The Rangers could solve this internally by moving someone like Vitali Kravtsov to the left side, but the most convenient solution would be if they were able to add a natural left-winger with upside. Landing a bonafide top prospect like Alexander Holtz or Cole Perfetti at 13th overall would most emphatically address this weakness, but even a skilled left-winger in round three would do some work to fill need down the pipeline.
Tier Two - Basic Needs
Depth at Right Defense
In terms of pure quantity, this is the most deprived area of the Rangers’ organizational depth chart. Nils Lundkvist, taken in the 2018 first-round, is conservatively one of the top-five right-handed defense prospects in the entire NHL. After him, though, the depth chart is bare-bones. Hunter Skinner, drafted in the fourth round last summer, deserved much more credit as a prospect than I initially gave him, but he’s still ultimately a pretty typical fourth-round pick. Those two are the extent of the team’s remotely realistic potential NHL options.
Of course, the lack of depth is in part due to graduating three prospects recently in Tony DeAngelo, Adam Fox, and Neal Pionk, who was packaged to acquire Jacob Trouba. Even if you consider the worst-case scenario, where DeAngelo is a cap casualty and Trouba never finds his Winnipeg form, the Rangers would probably be pretty well positioned with Fox and Lundkvist anchoring the right side for years to come.
The Rangers need to add bodies. If righty Jamie Drysdale, currently projected to go in the top-ten, falls to the Rangers at 13, then so be it. You invest in that kind of talent, laugh at your embarrassment of riches, and eventually deal with the logjam if and when that becomes a problem. But in terms of what it would take to address this need, a decent prospect or two in rounds three-through-seven is all that’s really necessary.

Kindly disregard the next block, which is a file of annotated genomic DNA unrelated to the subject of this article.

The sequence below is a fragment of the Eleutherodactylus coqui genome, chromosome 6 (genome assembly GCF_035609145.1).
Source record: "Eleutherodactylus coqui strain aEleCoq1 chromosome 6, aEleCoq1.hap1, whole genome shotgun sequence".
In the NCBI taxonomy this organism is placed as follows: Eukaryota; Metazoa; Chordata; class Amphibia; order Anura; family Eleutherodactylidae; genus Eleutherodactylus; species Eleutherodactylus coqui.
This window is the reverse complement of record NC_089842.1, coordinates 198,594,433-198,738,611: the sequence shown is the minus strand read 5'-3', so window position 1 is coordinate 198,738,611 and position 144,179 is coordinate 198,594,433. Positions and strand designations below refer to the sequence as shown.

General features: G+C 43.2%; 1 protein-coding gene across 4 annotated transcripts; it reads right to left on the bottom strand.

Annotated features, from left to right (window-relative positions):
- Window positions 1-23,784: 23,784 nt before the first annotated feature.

We already discussed the team’s need for a highly talented center, but truthfully they need any help they can get at the position. The Rangers recently added to Howden and Andersson with three college free agents in Patrick Khodorenko, Justin Richards, and Austin Rueschhoff I’m not sure any individually inspire confidence, but collectively there’s a decent chance the Rangers could find a bottom-sixer among this group. The Rangers seemingly look okay at pivot right now.
But those players will all be at least 22 years old by next October, putting them close to the end of their prospect curves. The Rangers need bodies at the opposite end of that prospect cycle. Center is not a position to mess around with. Your team is in trouble if it lacks four capable centers, while any excess at the position can either be moved to wing or traded for good value.
Tier Three - Non-Essential Wish List
Your 2014 Volkswagen is perfectly functional and what you could really use is a new dining room set to replace your IKEA furniture, but wow would you be thrilled to be a contestant on The Price is Right and win a new Lexus.
That’s where the Rangers currently stand at left defense. K’Andre Miller, Matthew Robertson, and Zac Jones are a nice trio. But if there’s first-pairing upside to be reached on a high shelf, those three can only graze it with their fingers if they stand on their tippy-toes. They’re close and we can’t rule out the possibility they eventually get there, but a bonafide, A-prospect would really take things up a notch.
The 2020 Draft, for better or worse, is the wrong place to look for that kind of prospect. The aforementioned Drysdale fits the description perfectly but is right-handed. Otherwise, it’s a weak draft for defensemen, with the top lefties in a similar vein as the Rangers’ current crop who flirt with top-pairing upside but don’t staunchly project there right now.
It seems counter-intuitive given how the goaltending situation has played out. Igor Shesterkin and Alexandar Georgiev are very young goaltenders who have done the unthinkable and forced a still very capable Henrik Lundqvist to the sidelines. Tyler Wall was just recently signed, who alongside Adam Huska gives the Rangers two solid prospects in the minor league ranks.